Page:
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Swiss-born Brazilian photographer

One of Brazil’s most renowned 19th-century land- scape photographers, Wilhelm Gaensly was born in Switzerland on September 1, 1843, in the evangelical community of Felben-Wellhausen. In 1848, his mother, Anna Barbara Kym Gaensly, took young Wilhelm and his two brothers to join their father, Jacob Heinrich Gaensly, in Salvador, Bahia, in the Brazilian Northeast. Like other Swiss immigrants, they attended the Brit- ish Church, the first Protestant church in Bahia, which Gaensly later photographed, providing a precious re- cord of that historic building, which was demolished in 1975. Known professionally as Guilherme Gaensly, he started his career as a teenager, working as Albert Henschel’s assistant at “Photographia Alemã” (German Photography). In 1871, he formed a partnership with Waldemar Lange and Joseph Schleier (1827–1903), a German national with a Swiss Protestant wife. The firm was originally called “Maison Gaensly & Lange,” and its staff included the German photographer Karl Heinrich Gutzlaff, who had previously worked with Henschel and Schleier. From that time on, Gaensly enjoyed a steady rise to success and acclaim as a professional photographer. In 1877, the year he won three gold medals from the Imperial Liceu de Artes e Ofícios (a vocational school founded in 1872) and the Academia de Artes, Gaensly founded his own business at No. 1, Ladeira de São Bento, a prestigious address in the city center. Called “Photographia do Commercio” (Commercial District Photography), its advertisements declared that the studio owned “the biggest collection of views of Bahia, carte-de-visites, Imperial prints, convex prints and larger portraits.” In 1881, he partici- pated in the Brazilian National Library’s “Exposição
de História do Brasil” (“Brazilian History Exhibition”) in Rio de Janeiro (his name appears next to Schleier’s on some of the photographs shown there). He also ex- panded his business that year, opening a larger studio called “Photographia Premiada de Guilherme Gaensly” (Guilherme Gaensly’s Award-Winning Photography) at No. 92, Largo do Theatro (now Praça Castro Alves). His gold medals are proudly illustrated on the backs of his cartes-de-visite, which also proclaim that his studio produced “Reproductions and Enlargements with Full Quality—Plates Kept for Reproductions.” His services ranged from portraits to commissioned work, such as the “Álbum da Estrada de Ferro Central de Alagoas, Maceió e Vila Imperatriz” on the Central Railway in the province of Alagoas (1882–1884). All of his known works are albumen prints.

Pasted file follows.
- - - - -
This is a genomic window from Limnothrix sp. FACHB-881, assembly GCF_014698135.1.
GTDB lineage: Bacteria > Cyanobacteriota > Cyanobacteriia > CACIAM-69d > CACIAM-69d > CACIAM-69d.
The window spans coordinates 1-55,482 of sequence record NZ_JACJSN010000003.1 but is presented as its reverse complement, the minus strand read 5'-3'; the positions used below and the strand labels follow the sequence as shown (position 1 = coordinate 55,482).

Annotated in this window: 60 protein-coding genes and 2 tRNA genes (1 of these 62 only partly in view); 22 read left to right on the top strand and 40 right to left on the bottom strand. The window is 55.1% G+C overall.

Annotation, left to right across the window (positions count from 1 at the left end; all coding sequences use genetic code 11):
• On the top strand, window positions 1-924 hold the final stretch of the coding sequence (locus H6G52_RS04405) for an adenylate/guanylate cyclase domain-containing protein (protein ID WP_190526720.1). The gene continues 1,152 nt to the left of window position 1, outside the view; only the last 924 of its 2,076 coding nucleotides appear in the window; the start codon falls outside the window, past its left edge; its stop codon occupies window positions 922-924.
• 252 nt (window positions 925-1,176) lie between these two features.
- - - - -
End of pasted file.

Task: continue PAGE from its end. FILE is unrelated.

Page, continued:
In 1882, Gaensly entered into a creatively productive and enduring partnership with his former assistant and future brother-in-law, Rudolf Friedrich Franz (Rodolpho Frederico Francisco) Lindemann, and the firm changed its name to “Gaensly & Lindemann.” (Little is known about Lindemann. He was born in Germany ca. 1852 and in 1870 he contributed photographs to illustrate the entry on Brazil in Émile Levasseur’s La Grande Ency- clopédie.) In 1894, Gaensly moved to São Paulo and opened a branch on Rua XV de Novembro, a famous street in the city center, leaving Lindemann to run the Bahia studio. For over 20 years, Gaensly worked for the São Paulo Tramway Light and Power Company (now Eletropaulo) and government agencies, including the Department of Agriculture. His partnership with Linde- mann ended in around 1900, when Gaensly changed his firm’s name to “Photographia Gaensly,” also advertised as “Photographia Guilherme Gaensly.”